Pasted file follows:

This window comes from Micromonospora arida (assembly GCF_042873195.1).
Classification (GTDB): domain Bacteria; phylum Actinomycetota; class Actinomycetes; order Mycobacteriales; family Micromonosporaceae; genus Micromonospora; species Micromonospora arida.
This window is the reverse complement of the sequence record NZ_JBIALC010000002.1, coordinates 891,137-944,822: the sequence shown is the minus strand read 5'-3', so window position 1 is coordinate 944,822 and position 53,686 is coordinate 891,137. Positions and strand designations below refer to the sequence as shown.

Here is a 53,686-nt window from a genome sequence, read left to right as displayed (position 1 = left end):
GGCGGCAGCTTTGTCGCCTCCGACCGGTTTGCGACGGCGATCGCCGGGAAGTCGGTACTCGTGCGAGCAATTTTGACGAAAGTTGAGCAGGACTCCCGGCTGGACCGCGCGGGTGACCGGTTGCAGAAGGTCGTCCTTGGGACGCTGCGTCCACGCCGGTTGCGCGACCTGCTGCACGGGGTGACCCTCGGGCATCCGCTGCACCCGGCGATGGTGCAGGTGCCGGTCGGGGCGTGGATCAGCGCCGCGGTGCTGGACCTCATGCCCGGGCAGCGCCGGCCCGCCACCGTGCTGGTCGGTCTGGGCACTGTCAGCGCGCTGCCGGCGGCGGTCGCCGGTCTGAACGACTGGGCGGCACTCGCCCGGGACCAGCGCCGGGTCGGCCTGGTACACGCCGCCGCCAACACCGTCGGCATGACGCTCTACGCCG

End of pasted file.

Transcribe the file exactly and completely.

This window comes from Micromonospora arida (assembly GCF_042873195.1).
Classification (GTDB): domain Bacteria; phylum Actinomycetota; class Actinomycetes; order Mycobacteriales; family Micromonosporaceae; genus Micromonospora; species Micromonospora arida.
This window is the reverse complement of the sequence record NZ_JBIALC010000002.1, coordinates 891,137-944,822: the sequence shown is the minus strand read 5'-3', so window position 1 is coordinate 944,822 and position 53,686 is coordinate 891,137. Positions and strand designations below refer to the sequence as shown.

Here is a 53,686-nt window from a genome sequence, read left to right as displayed (position 1 = left end):
GGCGGCAGCTTTGTCGCCTCCGACCGGTTTGCGACGGCGATCGCCGGGAAGTCGGTACTCGTGCGAGCAATTTTGACGAAAGTTGAGCAGGACTCCCGGCTGGACCGCGCGGGTGACCGGTTGCAGAAGGTCGTCCTTGGGACGCTGCGTCCACGCCGGTTGCGCGACCTGCTGCACGGGGTGACCCTCGGGCATCCGCTGCACCCGGCGATGGTGCAGGTGCCGGTCGGGGCGTGGATCAGCGCCGCGGTGCTGGACCTCATGCCCGGGCAGCGCCGGCCCGCCACCGTGCTGGTCGGTCTGGGCACTGTCAGCGCGCTGCCGGCGGCGGTCGCCGGTCTGAACGACTGGGCGGCACTCGCCCGGGACCAGCGCCGGGTCGGCCTGGTACACGCCGCCGCCAACACCGTCGGCATGACGCTCTACGCCG